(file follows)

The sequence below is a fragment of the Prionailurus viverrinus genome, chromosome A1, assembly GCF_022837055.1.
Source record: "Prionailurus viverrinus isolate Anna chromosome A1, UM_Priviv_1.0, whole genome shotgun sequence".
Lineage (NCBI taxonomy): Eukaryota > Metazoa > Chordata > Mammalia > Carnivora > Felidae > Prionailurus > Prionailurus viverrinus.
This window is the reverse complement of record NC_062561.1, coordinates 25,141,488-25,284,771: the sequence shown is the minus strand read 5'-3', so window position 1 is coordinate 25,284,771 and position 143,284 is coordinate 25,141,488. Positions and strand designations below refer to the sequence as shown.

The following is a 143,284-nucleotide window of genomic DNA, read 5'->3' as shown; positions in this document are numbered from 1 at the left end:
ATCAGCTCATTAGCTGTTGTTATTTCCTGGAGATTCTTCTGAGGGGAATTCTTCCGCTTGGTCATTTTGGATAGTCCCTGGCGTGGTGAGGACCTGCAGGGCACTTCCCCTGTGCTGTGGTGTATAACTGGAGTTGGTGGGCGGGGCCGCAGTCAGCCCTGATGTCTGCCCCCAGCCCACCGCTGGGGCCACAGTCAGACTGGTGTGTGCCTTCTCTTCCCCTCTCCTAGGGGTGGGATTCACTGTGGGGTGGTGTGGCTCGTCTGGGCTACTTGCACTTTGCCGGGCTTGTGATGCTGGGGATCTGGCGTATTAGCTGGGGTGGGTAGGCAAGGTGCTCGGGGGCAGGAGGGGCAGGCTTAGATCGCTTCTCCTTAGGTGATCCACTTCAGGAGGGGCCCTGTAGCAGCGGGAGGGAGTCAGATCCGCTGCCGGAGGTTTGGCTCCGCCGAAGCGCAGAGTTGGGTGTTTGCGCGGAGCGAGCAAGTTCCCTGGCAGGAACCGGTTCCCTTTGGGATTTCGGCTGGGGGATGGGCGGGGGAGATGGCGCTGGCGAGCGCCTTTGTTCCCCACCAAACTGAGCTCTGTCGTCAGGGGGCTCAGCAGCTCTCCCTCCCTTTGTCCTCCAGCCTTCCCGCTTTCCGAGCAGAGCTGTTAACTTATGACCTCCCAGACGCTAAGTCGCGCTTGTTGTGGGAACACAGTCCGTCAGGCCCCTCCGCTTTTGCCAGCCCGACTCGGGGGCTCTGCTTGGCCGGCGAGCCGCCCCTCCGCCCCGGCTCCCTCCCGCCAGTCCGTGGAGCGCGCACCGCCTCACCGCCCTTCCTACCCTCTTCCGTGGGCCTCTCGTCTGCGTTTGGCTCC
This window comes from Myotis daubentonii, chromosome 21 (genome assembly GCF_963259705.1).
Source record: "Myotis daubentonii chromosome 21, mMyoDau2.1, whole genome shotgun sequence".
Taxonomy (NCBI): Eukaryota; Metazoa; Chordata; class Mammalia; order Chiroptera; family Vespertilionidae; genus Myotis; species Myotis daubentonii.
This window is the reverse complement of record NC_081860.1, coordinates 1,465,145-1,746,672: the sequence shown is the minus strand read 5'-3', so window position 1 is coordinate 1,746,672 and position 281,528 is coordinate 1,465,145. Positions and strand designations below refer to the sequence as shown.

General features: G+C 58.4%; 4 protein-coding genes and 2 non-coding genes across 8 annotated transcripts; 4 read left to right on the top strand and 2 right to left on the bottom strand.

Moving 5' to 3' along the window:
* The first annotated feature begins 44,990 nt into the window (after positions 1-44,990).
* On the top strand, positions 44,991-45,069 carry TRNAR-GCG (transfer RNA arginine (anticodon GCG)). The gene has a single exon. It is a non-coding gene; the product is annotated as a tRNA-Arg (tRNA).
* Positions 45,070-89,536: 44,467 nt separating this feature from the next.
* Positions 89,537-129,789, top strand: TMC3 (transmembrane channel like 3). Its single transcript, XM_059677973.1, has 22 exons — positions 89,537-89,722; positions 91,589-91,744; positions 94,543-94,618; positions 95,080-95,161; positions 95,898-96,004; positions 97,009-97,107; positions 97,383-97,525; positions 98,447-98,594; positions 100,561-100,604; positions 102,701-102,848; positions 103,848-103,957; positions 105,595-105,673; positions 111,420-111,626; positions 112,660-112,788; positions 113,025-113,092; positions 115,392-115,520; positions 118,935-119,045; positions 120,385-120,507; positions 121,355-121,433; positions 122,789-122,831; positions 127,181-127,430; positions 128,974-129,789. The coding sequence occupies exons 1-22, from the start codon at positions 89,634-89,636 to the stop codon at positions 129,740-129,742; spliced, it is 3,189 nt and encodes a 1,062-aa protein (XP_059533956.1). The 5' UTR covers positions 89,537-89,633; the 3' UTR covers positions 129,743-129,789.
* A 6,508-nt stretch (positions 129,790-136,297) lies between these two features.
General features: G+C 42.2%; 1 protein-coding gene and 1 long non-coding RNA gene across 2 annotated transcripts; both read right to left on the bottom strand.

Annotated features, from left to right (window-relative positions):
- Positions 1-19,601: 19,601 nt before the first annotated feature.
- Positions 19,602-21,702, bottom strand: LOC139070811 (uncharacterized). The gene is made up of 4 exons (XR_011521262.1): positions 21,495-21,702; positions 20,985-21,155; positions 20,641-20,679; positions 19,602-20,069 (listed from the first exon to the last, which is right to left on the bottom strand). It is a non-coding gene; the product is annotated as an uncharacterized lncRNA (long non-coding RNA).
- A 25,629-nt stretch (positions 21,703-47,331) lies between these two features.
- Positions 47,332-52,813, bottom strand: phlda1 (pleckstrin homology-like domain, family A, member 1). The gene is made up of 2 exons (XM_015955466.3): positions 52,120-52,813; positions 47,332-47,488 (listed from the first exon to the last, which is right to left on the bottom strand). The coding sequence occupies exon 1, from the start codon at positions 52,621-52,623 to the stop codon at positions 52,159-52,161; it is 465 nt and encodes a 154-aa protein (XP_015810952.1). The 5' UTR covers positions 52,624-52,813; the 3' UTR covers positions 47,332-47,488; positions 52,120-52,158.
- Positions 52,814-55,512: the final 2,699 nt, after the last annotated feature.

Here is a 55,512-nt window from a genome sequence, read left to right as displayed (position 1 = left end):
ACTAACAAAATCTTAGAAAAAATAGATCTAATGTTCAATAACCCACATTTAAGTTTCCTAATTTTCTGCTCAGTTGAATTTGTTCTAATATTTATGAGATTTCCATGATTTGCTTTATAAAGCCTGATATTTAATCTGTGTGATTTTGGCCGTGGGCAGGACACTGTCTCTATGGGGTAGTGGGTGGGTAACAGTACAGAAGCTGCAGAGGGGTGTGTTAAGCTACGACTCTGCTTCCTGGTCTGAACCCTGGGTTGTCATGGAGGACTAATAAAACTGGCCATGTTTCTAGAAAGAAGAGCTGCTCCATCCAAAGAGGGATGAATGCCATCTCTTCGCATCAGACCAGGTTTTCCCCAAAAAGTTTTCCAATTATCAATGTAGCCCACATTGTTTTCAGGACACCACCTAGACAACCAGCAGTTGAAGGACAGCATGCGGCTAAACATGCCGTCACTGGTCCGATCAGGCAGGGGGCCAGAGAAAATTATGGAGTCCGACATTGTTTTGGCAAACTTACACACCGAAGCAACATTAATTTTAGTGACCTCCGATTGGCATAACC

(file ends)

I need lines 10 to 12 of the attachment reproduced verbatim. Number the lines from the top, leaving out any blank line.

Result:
This window is the reverse complement of record NC_081860.1, coordinates 1,465,145-1,746,672: the sequence shown is the minus strand read 5'-3', so window position 1 is coordinate 1,746,672 and position 281,528 is coordinate 1,465,145. Positions and strand designations below refer to the sequence as shown.

General features: G+C 58.4%; 4 protein-coding genes and 2 non-coding genes across 8 annotated transcripts; 4 read left to right on the top strand and 2 right to left on the bottom strand.

Moving 5' to 3' along the window: